Categorized | Features, Laurie's Scribbles

Forget Vanity, Glasses Serve A More Useful Purpose

Laurie, eyesight, glasses

Laurie is learning to embrace her glasses since without them she can’t navigate life.

By Laurie Stone

Ever have something you take for granted, even though it makes your life better? You even mistreat it. Sometimes you forget it’s there. But there’s no mistaking you need this thing. The other day I couldn’t find mine and started panicking …

Yes, I’m using my eyeglasses more and more.

It’s hard getting older. For a long time, I wore contact lenses with ease. When I started having cornea-related eye trouble, I was in denial. I told myself the eye doctor was mistaken. I could still wear my contacts from morning to night.

But I was wrong. My contacts no longer glide over my eyes like second skin. Instead, they feel gritty, like sandpaper.

These days I can only wear them for a few hours, maybe one or two days a week. It’s like having to visit an old friend in prison. And to my frustration, these reunions are becoming more and more short-lived. Sometimes I rush to take them out.

Gone Too Soon

Now, I’m wearing my glasses when I go out — something I never used to do — and removing them as soon as possible. I still don’t like this apparatus on my face. Trouble is, sometimes taking them off is a bad idea.

The other day my husband, Randy, and I were waiting for friends in a restaurant. I had placed my glasses on the table, as usual. Our friends entered. I waved as they walked in and headed toward our table. As they came closer, I started to stand and give them each a hug.

Laurie no longer takes glasses for granted

But to my surprise, they walked right past us. That’s when I realized they weren’t our friends. They were another couple that probably wondered who that crazy woman was, smiling and waving.

I sat, embarrassed.

For such an important item, I treat my wire-rimmed glasses carelessly. I misplace them daily. I plunk them down on the nearest table if I don’t feel like wearing them, which is often.

Maybe, subconsciously, I’m not ready to acknowledge their importance in my life.

Before contacts, in high school, I’d only wear my round, tortoise-shell frames sparingly in the classroom. Looking back, people probably thought I was standoffish. But I wasn’t snobby walking those halls, oblivious to smiles or waves. I was blind.

No More Glasses

Then came 1974 and I discovered the miracle of contacts. Back then they were hard little discs. In medieval times, they would’ve made excellent torture devices. But I loved them. For the first time, I saw myself without glasses. I could wear eye make-up. I didn’t have to choose between vanity and vision.

Over the next decades, contacts grew softer and more comfortable. I could keep them on all day. I felt sorry for those who couldn’t wear them, confined to glasses.

And now, I’m one of them.

And yes, in the world of losses, not being able to wear contacts is hardly earth shattering.

Still …

Recently Randy and I were at a local concert. As usual, I took my glasses off and kept them in my lap. Like so many times, I forgot about them.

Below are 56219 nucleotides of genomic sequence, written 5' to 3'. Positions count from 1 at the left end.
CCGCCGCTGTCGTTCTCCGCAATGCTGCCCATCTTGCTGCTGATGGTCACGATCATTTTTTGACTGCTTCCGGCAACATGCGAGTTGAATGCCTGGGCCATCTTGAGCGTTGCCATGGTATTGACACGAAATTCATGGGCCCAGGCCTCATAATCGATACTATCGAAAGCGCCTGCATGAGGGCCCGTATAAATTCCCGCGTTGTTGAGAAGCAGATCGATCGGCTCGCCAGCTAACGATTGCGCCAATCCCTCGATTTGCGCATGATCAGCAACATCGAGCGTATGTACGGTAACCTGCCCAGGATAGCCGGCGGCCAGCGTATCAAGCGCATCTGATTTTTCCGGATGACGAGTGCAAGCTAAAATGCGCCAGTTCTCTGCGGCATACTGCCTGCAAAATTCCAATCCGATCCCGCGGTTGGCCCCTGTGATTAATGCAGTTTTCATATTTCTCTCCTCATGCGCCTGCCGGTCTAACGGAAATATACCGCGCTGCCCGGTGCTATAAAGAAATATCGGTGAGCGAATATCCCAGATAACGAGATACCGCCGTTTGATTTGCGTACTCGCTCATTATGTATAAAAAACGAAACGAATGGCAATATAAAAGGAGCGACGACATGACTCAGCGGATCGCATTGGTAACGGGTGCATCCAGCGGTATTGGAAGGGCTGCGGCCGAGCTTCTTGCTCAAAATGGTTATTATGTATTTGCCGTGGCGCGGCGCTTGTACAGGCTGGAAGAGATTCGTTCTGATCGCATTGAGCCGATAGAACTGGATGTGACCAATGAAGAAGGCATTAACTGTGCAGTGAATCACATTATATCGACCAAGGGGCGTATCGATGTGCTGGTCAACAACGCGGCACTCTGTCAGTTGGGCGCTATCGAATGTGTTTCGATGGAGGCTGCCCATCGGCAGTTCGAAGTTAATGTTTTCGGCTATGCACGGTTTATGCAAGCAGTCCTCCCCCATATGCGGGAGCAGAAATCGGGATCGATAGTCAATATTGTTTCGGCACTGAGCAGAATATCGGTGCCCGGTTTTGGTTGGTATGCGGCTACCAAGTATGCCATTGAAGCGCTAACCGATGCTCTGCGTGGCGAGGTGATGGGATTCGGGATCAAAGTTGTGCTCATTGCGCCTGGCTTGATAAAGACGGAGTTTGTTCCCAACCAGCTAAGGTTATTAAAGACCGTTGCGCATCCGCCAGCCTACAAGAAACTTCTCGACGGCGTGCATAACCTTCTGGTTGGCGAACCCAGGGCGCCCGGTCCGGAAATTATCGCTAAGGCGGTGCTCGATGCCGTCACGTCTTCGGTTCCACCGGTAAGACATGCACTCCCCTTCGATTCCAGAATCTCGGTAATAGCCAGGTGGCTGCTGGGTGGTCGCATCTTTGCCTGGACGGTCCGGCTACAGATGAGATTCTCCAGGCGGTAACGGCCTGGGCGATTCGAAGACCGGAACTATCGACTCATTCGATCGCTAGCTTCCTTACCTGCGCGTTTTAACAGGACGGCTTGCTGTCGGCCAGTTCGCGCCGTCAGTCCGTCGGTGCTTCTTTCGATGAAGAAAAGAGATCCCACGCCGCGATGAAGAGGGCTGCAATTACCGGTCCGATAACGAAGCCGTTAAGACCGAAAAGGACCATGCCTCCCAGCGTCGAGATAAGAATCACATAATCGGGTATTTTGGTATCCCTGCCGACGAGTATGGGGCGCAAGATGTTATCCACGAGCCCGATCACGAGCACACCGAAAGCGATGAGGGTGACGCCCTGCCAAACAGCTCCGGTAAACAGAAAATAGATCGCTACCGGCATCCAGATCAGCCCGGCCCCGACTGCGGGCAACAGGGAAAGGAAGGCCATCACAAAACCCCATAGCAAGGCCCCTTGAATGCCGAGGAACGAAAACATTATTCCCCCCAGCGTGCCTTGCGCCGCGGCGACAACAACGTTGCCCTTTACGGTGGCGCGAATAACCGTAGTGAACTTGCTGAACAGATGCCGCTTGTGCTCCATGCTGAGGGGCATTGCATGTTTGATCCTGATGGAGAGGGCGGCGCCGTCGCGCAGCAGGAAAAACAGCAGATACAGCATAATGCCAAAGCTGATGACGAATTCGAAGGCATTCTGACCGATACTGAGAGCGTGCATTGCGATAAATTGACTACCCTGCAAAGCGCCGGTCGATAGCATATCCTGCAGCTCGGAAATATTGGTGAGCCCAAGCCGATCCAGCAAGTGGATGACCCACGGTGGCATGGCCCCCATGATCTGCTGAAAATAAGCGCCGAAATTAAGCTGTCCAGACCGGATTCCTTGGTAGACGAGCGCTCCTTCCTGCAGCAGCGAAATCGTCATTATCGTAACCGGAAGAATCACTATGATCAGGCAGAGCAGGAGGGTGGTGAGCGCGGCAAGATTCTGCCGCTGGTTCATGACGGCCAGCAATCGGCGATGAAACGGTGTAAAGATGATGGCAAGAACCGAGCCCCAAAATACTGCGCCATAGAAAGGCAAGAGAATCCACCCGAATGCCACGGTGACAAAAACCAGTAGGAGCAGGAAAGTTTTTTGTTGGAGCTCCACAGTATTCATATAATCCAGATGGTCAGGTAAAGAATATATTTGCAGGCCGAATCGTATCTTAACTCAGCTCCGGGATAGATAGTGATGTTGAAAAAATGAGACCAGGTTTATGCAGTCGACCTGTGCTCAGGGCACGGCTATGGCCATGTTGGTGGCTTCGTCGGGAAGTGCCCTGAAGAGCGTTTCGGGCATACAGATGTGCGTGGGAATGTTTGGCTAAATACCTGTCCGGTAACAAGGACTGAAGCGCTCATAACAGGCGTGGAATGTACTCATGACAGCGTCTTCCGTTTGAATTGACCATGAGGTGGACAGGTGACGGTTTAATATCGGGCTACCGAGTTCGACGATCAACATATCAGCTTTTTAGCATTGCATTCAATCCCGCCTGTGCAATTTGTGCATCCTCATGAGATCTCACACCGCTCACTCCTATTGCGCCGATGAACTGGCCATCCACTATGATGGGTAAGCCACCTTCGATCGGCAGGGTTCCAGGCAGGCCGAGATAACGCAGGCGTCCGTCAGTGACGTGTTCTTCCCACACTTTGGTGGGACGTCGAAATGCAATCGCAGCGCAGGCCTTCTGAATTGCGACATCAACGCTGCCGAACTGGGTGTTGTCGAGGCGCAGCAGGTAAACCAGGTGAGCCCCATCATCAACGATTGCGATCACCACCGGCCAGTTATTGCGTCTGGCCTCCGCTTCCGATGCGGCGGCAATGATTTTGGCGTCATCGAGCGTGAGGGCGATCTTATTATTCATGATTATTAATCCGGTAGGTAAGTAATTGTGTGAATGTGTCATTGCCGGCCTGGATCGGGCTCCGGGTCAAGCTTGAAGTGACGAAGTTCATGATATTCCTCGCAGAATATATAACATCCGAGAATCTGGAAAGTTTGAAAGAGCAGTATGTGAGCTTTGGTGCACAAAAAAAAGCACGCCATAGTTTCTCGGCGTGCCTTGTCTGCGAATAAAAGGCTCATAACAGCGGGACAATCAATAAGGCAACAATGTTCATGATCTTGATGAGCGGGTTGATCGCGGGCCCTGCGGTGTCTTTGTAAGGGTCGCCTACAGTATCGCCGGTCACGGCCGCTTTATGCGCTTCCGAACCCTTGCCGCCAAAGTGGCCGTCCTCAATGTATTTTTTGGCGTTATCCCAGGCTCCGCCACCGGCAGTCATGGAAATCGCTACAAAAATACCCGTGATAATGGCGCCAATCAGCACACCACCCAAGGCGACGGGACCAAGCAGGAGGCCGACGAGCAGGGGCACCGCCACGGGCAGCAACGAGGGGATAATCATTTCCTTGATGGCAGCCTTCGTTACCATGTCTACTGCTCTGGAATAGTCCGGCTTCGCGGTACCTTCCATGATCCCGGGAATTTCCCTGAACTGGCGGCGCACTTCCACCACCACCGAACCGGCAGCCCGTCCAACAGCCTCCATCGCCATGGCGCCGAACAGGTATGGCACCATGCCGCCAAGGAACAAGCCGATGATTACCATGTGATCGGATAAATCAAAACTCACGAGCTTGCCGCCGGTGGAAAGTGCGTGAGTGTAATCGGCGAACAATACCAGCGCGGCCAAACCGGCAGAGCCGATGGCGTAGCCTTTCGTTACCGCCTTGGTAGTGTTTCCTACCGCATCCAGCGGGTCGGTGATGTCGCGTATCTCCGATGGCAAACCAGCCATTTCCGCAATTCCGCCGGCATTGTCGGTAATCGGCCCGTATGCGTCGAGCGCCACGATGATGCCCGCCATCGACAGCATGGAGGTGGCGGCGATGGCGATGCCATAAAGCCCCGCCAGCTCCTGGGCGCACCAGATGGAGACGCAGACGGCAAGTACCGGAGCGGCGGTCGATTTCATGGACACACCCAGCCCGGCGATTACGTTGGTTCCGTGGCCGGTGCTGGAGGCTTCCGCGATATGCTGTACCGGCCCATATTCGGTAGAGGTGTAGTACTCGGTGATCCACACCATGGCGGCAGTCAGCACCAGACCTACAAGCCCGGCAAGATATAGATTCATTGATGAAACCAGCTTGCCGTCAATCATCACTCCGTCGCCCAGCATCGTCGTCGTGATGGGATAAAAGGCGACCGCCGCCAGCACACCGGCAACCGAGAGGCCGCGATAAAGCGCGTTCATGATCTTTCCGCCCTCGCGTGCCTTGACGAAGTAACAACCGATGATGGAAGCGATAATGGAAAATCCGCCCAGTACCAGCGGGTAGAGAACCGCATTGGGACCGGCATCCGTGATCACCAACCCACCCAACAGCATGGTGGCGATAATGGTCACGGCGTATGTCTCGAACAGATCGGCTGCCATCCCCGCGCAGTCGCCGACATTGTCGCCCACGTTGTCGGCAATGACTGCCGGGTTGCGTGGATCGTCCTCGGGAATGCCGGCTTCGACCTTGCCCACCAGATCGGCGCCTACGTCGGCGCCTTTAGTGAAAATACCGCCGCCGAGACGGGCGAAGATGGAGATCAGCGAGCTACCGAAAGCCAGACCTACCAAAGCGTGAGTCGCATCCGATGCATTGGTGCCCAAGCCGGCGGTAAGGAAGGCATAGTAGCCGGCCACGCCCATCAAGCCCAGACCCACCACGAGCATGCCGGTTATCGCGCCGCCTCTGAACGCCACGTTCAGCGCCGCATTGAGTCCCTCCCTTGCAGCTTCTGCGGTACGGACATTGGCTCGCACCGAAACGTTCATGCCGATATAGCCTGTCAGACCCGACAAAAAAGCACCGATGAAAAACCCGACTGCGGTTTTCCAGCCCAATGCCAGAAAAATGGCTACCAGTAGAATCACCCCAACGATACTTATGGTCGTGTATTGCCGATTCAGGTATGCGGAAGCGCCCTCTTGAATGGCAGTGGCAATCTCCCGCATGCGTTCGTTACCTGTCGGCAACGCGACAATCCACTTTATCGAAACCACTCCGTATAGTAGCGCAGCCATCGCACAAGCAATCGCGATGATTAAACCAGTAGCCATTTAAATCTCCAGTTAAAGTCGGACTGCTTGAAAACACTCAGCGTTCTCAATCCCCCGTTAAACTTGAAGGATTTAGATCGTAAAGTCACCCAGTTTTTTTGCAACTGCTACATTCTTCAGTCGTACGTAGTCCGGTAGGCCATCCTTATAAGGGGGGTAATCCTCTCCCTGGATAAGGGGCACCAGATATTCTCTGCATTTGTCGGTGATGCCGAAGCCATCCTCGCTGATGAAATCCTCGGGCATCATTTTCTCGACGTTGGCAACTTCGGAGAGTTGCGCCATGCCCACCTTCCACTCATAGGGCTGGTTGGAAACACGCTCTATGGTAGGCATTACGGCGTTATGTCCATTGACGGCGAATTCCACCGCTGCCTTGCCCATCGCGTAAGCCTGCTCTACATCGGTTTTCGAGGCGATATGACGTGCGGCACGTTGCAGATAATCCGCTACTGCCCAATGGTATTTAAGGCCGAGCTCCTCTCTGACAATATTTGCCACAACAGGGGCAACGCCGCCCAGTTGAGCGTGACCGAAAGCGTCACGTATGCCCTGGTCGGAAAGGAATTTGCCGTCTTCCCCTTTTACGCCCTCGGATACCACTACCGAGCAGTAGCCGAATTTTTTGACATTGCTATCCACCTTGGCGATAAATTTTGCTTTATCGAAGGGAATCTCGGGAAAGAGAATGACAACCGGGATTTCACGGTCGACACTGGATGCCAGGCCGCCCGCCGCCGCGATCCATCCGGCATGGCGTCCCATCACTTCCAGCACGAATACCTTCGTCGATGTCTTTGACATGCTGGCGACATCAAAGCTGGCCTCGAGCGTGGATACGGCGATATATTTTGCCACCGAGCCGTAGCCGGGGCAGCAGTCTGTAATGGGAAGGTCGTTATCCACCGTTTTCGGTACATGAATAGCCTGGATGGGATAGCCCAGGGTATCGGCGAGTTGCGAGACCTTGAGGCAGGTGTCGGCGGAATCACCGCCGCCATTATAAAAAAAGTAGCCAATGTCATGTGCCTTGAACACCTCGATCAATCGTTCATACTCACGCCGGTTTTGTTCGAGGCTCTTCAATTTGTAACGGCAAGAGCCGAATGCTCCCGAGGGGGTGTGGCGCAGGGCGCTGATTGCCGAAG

At the end of the show, we stood to give a standing ovation (for, not so ironically, KT Tunstall, who sings Suddenly I See). We turned to leave, moving back up the aisle, when I realized I hadn’t put on my glasses. I felt my pockets and my purse, starting to panic. They weren’t there.

Everything was blurry. If I couldn’t find them, my world would look like this until they were replaced.

My heart beat fast as I went back to my seat. What if someone had stepped on them? Finally, I found them, lying on the floor, under the chair. I put them on and everything came into sharp focus. I could see faces. Even the colors seemed brighter.

And that’s when I knew I’d been taking my glasses for granted. Without them, I can’t navigate life. I can’t drive. The world is a blur of people and things. My existence becomes smaller, more constricted.

And as much as I’m leaving this contact-wearing era kicking and screaming, I’m also learning to surrender and yes, even be grateful. I’m learning to live my life with glasses.

At the concert that night, I was so happy to have my vision back.

I breathed a sigh of relief and hurried back up the aisle.

Laurie Stone writes from the woods of Easton, Conn. Her blog, Musings, Rants &Scribbles,” shares thoughts on growing up, older and (hopefully) wiser. Follow her on FacebookTwitter, and Pinterest.

 

3 Responses to “Forget Vanity, Glasses Serve A More Useful Purpose”

  1. Shari says:

    I didn’t need glasses until about 10 years ago, and for reading. it drove me nuts for a while. Until I realized the best part about needing reading glasses was that when I DIDN’T wear them, I couldn’t see all the new wrinkles on my face.

  2. I remember when I first put glasses on in the 9th grade. I looked at a fall tree and I couldn’t believe I could see individual leaves! until that time, I thought everyone just saw pockets of color at a distance (still kinda makes sense to me…). They look good on you Laurie!

  3. Alana says:

    I’ve been wearing glasses part time since age 4 and full time since age 12. I’m 66 now and have never worn contacts. My vision is in the legally blind area without my glasses and has been for many years. I’m just grateful there’s a way for me to see normally. It’s tough though, I imagine, to have to adjust to a total wearing-glasses lifestyle after many years. One of the not-fun aspects of aging.

Trackbacks/Pingbacks


Leave a Reply